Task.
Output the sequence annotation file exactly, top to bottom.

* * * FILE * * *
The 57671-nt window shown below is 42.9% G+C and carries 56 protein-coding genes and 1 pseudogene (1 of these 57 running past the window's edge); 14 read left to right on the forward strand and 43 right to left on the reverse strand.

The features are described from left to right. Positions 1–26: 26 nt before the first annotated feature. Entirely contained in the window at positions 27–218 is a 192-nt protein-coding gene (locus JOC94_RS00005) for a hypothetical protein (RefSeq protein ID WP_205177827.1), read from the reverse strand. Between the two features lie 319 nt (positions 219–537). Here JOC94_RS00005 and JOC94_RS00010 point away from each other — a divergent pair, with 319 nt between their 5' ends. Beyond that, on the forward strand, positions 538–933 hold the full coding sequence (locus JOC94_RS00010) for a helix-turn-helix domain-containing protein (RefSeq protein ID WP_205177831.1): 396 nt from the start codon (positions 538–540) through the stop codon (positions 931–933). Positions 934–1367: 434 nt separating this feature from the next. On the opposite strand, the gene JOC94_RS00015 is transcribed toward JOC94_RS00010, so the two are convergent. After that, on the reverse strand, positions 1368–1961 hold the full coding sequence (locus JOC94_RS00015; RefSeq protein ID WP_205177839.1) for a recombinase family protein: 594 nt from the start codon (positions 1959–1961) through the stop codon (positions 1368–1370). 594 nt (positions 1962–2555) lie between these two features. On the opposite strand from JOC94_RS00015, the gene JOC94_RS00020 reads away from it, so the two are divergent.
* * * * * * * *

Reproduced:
The 57671-nt window shown below is 42.9% G+C and carries 56 protein-coding genes and 1 pseudogene (1 of these 57 running past the window's edge); 14 read left to right on the forward strand and 43 right to left on the reverse strand.

The features are described from left to right. Positions 1–26: 26 nt before the first annotated feature. Entirely contained in the window at positions 27–218 is a 192-nt protein-coding gene (locus JOC94_RS00005) for a hypothetical protein (RefSeq protein ID WP_205177827.1), read from the reverse strand. Between the two features lie 319 nt (positions 219–537). Here JOC94_RS00005 and JOC94_RS00010 point away from each other — a divergent pair, with 319 nt between their 5' ends. Beyond that, on the forward strand, positions 538–933 hold the full coding sequence (locus JOC94_RS00010) for a helix-turn-helix domain-containing protein (RefSeq protein ID WP_205177831.1): 396 nt from the start codon (positions 538–540) through the stop codon (positions 931–933). Positions 934–1367: 434 nt separating this feature from the next. On the opposite strand, the gene JOC94_RS00015 is transcribed toward JOC94_RS00010, so the two are convergent. After that, on the reverse strand, positions 1368–1961 hold the full coding sequence (locus JOC94_RS00015; RefSeq protein ID WP_205177839.1) for a recombinase family protein: 594 nt from the start codon (positions 1959–1961) through the stop codon (positions 1368–1370). 594 nt (positions 1962–2555) lie between these two features. On the opposite strand from JOC94_RS00015, the gene JOC94_RS00020 reads away from it, so the two are divergent.